Fortunately I was able to drop them off at gym first thing in the morning. After dropping the students off, I was back in the office, glued to the TV. Several other staff members stood wet-eyed and salty-cheeked around a 19-inch screen on a rolling cart with bad reception. We only had the very few clips of the second plane crashing. They showed it over and over again, until the newest and latest installment of the horror surfaced – “The Pentagon incident.”

I cried like a silent child behind plated glass in an asylum. No one heard me cry. Everyone else cried also. It would do me no good to cry anymore. I had to teach class. I escaped to my classroom for the rest of my preparation period. I was numb.

For the rest of the day, I think I was in a mild form of shock. I certainly was in a major form of disbelief. So many questions raced through my mind. I had a secret love affair with my radio when the kids were out for lunch. It was a bi-polar relationship, though. I’d turn it on the very second I could … listening for new tidbits to try and make sense of this strange story that never left the airways. Then I’d turn it off with a quick hand, sick with destructive words and unable to process any more. As soon as I’d stop weeping, I’d be back at it … listening for more information. Finally, I vowed to turn off my radio and try to eat my lunch. I crept next door to see what Dean, my fellow sixth-grade teacher, had heard. He said something to the effect of another plane crashing 80 miles out of Pittsburgh. I just shut the door and left his room, unable to hear anymore.

I spoke to my students in depth about what had happened. I asked them to please watch the news for homework and discuss with their parents the facts of the incident. I told them I was scared. I told them I was confused. My voice quivered and I just stopped talking. There wasn’t a thing I could say to change what had happened and make it better. Not even their parents could kiss it and make it better. I witnessed 27 young lives lose a lot of innocence that day.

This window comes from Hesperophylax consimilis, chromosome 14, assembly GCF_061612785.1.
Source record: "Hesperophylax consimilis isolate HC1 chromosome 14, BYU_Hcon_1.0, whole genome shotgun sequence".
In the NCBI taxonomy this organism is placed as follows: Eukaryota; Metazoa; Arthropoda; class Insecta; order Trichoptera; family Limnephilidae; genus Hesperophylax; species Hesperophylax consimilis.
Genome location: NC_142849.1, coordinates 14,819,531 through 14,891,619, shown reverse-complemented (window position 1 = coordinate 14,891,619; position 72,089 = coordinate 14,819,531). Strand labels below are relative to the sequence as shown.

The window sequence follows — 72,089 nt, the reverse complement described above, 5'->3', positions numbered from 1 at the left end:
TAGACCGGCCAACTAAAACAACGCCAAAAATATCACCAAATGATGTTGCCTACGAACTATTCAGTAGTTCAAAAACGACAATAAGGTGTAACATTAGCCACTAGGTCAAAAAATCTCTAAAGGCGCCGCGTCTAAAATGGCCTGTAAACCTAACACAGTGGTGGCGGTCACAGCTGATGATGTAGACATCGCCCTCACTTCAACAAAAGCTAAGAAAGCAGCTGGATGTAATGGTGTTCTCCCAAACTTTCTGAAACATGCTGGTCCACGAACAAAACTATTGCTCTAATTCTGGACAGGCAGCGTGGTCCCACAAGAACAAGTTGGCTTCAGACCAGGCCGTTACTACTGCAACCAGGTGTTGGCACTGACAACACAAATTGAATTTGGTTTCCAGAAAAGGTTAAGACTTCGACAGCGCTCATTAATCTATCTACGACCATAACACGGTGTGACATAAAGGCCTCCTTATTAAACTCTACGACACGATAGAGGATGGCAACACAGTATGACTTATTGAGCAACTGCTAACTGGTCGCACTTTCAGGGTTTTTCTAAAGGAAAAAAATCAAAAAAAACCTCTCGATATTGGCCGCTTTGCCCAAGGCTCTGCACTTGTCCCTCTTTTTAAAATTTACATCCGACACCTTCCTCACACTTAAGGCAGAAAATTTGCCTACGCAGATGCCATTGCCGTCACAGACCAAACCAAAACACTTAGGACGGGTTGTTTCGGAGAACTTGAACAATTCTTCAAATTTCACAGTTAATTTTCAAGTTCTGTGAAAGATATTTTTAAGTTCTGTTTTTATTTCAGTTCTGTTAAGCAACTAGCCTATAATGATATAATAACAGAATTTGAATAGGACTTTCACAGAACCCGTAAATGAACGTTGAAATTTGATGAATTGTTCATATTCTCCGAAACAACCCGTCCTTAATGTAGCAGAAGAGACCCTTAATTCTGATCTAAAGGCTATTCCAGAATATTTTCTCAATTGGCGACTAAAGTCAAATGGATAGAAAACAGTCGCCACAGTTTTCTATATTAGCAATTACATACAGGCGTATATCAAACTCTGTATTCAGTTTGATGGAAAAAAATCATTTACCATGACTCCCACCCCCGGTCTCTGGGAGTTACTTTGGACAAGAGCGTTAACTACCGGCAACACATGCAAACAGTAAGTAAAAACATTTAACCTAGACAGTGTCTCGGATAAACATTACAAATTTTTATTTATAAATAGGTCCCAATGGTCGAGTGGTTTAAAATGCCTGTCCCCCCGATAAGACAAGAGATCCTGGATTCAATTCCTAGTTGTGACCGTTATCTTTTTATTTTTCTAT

A big job lay ahead of us. We had to be productive, not idle. These students wanted to do something. They begged me to let them do something! We brainstormed ways to productively spend our time. In the days to come we would do little activities to talk about our feelings, own our feelings, release our feelings. Today we organized a change collection. On Friday we’ll send the money collected to the Red Cross. We also wrote letters to the NYPD, NYC Fire Department and to President Bush, thanking them for their efforts to make our country a better place.

I just hope as a citizen and a teacher I am doing my part. I want to be productive and positive. I am glued to CNN nightly and have cried more in the last six days than I ever have collectively in my entire life. However, I wake up new each day and try to be a model for those kids. And once again at the day’s end, I am wiped out and come home to more sad stories. Stories worse than anything conjured up in any imagination anywhere! Stories about racism, pregnant mother’s whose husbands died in a plane crash, trapped people in rubble, terrorism, chemical warfare, threats of more terrorism, unsafe airports, businesses collapsed, priests deceased, etc. etc. etc. etc.

It never ends … and I’m afraid this is only the beginning.